At Bareilly, Khan Bahadur, a descendant of the former ruler of Rohilkhand, was placed in command. Not enthusiastic about the pension being granted by the British, he organised an army of 40,000 soldiers and offered stiff resistance to the British.
In Bihar, the revolt was led by Kunwar Singh, the zamindar of Jagdishpur. An old man in his seventies, he nursed a grudge against the British who had deprived him of his estates. He unhesitatingly joined the sepoys when they reached Arrah from Dinapore (Danapur).
Maulvi Ahmadullah of Faizabad was another outstanding leader of the revolt. He was a native of Madras and had moved to Faizabad in the north where he fought a stiff battle against the British troops. He emerged as one of the revolt’s acknowledged leaders once it broke out in Awadh in May 1857.
The most outstanding leader of the revolt was Rani Laxmibai, who assumed the leadership of the sepoys at Jhansi. Lord Dalhousie, the governor-general, had refused to allow her adopted son to succeed to the throne after her husband Raja Gangadhar Rao died, and had annexed the state by the application of the infamous ‘Doctrine of Lapse’.
Driven out of Jhansi by British forces, she gave the battle cry—”main apni Jhansi nahin doongi” (I shall not give away my Jhansi). She was joined by Tantia Tope, a close associate of Nana Saheb, after the loss of Kanpur. The Rani of Jhansi and Tantia Tope marched towards Gwalior where they were hailed by the Indian soldiers. The Sindhia, the local ruler, however, decided to side with the English and took shelter at Agra. Nana Saheb was proclaimed the Peshwa and plans were chalked out for a march into the south. Gwalior was recaptured by the English in June 1858.
The sacrifices made by the common masses were immense and innumerable. The name of Shah Mal, a local villager in Pargana Baraut (Baghpat, Uttar Pradesh), is most notable. He organised the headmen and peasants of 84 villages (referred as chaurasi desh), marching at night from village to village, urging people to rebel against the British hegemony. The people attacked government buildings, destroyed the bridges over the rivers and dug up metalled roads—partially to stop government forces from coming into the area, and partly because bridges and roads were viewed as symbols of British rule. Shah Mal sent supplies to the mutineers in Delhi and prevented all official communication between British headquarters and Meerut. He made his headquarters at the bungalow of an irrigation department on the banks of the Yamuna and supervised and controlled his operations from there. In fact, the bungalow was turned into a “hall of justice”, resolving disputes and dispensing judgments.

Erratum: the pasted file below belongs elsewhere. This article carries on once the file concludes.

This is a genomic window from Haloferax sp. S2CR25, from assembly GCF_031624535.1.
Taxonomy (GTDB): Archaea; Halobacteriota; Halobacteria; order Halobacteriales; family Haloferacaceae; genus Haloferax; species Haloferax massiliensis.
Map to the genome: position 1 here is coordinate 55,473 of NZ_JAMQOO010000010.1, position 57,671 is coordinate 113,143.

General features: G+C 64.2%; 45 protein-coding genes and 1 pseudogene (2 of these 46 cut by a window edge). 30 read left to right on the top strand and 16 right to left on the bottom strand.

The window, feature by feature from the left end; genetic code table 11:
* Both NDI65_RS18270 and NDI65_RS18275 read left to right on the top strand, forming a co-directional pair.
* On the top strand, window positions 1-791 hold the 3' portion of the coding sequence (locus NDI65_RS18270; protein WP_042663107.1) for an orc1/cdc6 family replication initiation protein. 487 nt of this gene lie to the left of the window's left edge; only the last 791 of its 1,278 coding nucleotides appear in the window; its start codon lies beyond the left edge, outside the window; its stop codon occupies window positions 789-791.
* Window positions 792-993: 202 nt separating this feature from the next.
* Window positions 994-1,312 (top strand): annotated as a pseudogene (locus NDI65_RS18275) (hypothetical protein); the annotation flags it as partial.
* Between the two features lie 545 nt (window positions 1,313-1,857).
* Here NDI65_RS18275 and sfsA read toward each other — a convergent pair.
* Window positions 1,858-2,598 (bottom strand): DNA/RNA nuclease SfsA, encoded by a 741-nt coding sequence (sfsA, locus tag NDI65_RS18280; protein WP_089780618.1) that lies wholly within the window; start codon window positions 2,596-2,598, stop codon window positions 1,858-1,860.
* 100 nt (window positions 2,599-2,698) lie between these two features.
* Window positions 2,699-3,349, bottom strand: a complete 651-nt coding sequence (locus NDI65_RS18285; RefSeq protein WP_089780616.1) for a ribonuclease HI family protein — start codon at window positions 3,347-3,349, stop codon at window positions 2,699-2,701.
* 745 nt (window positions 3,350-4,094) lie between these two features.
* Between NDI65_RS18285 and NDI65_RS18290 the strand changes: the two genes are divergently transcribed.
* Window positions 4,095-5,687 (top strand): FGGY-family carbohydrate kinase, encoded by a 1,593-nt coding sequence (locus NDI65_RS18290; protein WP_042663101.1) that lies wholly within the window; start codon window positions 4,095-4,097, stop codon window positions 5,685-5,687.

He also organised an effective network of intelligence for a short duration, the people of the area felt that the British rule was over, and their own rule had come. Unfortunately, in July 1857, Shah Mal was killed by an English officer, Dunlap. It is alleged that Shah Mal’s body was cut into pieces and his head displayed on July 21, 1857 to terrify the public.
For more than a year, however, the rebels carried on their struggle against heavy odds.
Suppression of the Revolt
The revolt was finally suppressed. The British captured Delhi on September 20, 1857 after prolonged and bitter fighting.
John Nicholson, the leader of the siege, was badly wounded and later succumbed to his injuries. Bahadur Shah was taken prisoner. The royal princes were captured and butchered on the spot, publicly shot at point blank range by Lieutenant Hudson himself. The emperor was exiled to Rangoon where he died in 1862. Thus the great House of Mughals was finally and completely extinguished. Terrible vengeance was wreaked on the inhabitants of Delhi. With the fall of Delhi the focal point of the revolt disappeared.
One by one, all the great leaders of the revolt fell.
Military operations for the recapture of Kanpur were closely associated with the recovery of Lucknow. Sir Colin Campbell occupied Kanpur on December 6, 1857. Nana Saheb, defeated at Kanpur, escaped to Nepal in early 1859, never to be heard of again. His close associate Tantia Tope escaped into the jungles of central India, but was captured while asleep in April 1859 and put to death. The Rani of Jhansi had died on the battlefield earlier in June 1858. Jhansi was recaptured by Sir Hugh Rose. By 1859, Kunwar Singh, Bakht Khan, Khan Bahadur Khan of Bareilly, Rao Sahib (brother of Nana Saheb) and Maulvi Ahmadullah were all dead, while the Begum of Awadh was compelled to hide in Nepal. At Benaras, a rebellion had been organised which was mercilessly suppressed by Colonel Neill, who put to death all suspected rebels and even disorderly sepoys.
By the end of 1859, British authority over India was fully re-established. The British government had to pour immense supplies of men, money and arms into the country, though the Indians had to later repay the entire cost through their own suppression.